If you are paid by the taxpayers, or generous private philanthropists, of your country to do science, you owe them a product. An attempt to generate knowledge. This is one of the things that orients much of my professional behavior, as I think I make clear on this blog.
If you haven't published your scientific work, it doesn't exist. This is perhaps an excessive way to put it but I do think you should try to publish the work you accomplish with other people's money.
Much of my irritation with the publication game, prestige chasing, delusions of complete stories, priority / scooping fears and competition for scarce funding resources can be traced back to these two orienting principles of mine.
My irritation with such things does not, however, keep them from influencing my career. It does not save me from being pressured not to give the funders their due.
It is not unusual for my lab, and I suspect many labs, to have thrown a fair amount of effort and resources into a set of investigations and to realize a lot more will be required to publish. "Required", I should say because the threshold for publication is highly variable.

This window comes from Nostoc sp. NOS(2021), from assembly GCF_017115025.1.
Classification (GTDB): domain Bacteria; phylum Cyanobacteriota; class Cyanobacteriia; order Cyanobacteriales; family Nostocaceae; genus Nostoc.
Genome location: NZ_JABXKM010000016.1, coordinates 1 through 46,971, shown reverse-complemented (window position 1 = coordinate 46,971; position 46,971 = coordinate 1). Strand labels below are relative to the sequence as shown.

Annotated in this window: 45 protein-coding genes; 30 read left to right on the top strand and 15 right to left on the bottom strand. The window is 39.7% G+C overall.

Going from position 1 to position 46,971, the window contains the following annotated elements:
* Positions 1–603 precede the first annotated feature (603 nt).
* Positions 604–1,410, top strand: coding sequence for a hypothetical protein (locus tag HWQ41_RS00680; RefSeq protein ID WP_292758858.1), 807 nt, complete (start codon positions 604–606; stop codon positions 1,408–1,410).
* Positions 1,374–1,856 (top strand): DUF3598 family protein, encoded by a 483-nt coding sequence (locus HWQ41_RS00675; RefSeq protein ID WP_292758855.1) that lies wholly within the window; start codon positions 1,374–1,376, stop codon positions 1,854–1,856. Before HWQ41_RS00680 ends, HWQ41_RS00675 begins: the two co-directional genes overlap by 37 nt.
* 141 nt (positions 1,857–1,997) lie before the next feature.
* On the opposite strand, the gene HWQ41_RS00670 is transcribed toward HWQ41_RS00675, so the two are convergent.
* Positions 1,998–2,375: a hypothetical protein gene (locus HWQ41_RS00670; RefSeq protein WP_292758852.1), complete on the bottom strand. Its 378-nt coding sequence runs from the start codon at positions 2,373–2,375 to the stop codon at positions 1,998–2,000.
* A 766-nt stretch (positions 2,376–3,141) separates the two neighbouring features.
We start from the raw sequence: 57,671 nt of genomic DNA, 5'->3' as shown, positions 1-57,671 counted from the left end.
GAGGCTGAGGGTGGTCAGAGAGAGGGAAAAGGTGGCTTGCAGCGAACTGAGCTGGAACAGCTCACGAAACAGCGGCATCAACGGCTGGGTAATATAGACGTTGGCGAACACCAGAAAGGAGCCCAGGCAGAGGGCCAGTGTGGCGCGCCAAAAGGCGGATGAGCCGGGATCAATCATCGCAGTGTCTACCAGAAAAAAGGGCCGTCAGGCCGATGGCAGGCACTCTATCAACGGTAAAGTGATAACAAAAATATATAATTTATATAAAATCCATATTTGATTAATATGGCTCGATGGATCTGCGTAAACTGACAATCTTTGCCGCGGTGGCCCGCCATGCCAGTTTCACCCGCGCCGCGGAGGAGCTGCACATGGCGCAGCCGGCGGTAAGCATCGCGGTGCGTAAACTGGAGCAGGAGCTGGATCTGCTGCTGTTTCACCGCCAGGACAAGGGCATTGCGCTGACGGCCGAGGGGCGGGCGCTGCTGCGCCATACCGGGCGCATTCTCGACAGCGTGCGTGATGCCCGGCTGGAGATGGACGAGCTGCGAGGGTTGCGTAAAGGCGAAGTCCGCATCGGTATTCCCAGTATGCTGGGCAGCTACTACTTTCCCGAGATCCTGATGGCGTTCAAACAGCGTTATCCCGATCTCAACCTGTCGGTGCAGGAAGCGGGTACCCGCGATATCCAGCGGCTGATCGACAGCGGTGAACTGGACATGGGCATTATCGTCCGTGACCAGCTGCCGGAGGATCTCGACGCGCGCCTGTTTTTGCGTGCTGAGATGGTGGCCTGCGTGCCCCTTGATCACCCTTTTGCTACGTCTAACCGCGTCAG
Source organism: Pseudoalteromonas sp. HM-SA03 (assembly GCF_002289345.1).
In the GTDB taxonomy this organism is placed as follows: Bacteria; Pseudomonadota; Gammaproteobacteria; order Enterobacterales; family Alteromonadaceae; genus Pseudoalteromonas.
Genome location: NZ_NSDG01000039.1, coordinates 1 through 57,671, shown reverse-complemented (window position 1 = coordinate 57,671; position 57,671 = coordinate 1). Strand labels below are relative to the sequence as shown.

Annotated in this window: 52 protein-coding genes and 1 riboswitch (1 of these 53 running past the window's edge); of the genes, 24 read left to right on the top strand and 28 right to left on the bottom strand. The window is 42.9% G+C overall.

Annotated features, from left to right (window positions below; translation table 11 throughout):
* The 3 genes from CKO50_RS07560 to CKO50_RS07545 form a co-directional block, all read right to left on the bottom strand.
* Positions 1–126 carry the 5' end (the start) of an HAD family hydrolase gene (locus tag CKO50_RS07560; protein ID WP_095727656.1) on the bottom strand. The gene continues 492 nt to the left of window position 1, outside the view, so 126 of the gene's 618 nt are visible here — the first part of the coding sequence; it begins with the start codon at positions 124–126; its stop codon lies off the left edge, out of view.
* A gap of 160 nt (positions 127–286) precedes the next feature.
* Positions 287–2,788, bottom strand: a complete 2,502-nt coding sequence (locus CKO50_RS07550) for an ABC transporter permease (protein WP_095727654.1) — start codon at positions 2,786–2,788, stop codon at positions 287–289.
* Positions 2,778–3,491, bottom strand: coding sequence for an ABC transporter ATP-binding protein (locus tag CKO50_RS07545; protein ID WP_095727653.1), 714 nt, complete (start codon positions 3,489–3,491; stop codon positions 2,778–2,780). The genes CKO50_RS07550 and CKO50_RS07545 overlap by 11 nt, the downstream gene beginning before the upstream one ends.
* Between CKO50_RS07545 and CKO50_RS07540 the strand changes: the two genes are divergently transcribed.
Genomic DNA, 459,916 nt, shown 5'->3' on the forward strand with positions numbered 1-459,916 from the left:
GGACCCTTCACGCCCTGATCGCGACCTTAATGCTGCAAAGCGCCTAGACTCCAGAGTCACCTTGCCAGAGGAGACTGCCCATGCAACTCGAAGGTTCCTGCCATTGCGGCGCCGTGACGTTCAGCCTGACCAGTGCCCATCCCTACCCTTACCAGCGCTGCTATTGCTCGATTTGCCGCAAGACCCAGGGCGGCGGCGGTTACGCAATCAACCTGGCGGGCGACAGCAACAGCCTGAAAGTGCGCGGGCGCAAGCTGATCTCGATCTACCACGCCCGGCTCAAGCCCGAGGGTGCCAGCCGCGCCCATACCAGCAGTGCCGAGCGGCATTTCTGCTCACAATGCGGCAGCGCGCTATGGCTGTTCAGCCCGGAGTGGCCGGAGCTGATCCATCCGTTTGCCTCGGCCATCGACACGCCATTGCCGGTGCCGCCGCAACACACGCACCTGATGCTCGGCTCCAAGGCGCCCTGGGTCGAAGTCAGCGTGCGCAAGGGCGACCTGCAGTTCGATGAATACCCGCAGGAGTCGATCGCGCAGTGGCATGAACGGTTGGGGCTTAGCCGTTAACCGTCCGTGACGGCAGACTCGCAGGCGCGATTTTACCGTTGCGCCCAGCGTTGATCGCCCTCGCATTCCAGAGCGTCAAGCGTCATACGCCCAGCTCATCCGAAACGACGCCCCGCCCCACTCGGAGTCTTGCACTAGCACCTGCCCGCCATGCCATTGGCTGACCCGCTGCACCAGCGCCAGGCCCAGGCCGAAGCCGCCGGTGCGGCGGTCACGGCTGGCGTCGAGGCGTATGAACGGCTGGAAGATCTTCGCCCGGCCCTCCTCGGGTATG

Do I throw the additional resources into an effort to save what is half or three-quarters of a paper? To make the project to date publishable? I mean, we already know the answer and it is less than earth shaking. It was a good thing to look into, of course. Years ago a study section of my peers told us so to the tune of a very low single digit percentile on a grant application. But now I know the answer and it probably doesn't support a lot of follow-up work.
Our interests in the lab have moved along on several different directions. We have new funding and, always, always, future funding to pursue. Returning to the past is just a drag on the future, right?
I sometimes feel that nobody other than me is so stupid as to remember that I owe something. I was funded by other people's money to follow a set of scientific inquiries into possible health implications of several things. I feel as though I should figure out how to publish the main thing(s) we learned. Even if that requires some additional studies be run to make something that I feel is already answered into something "publishable".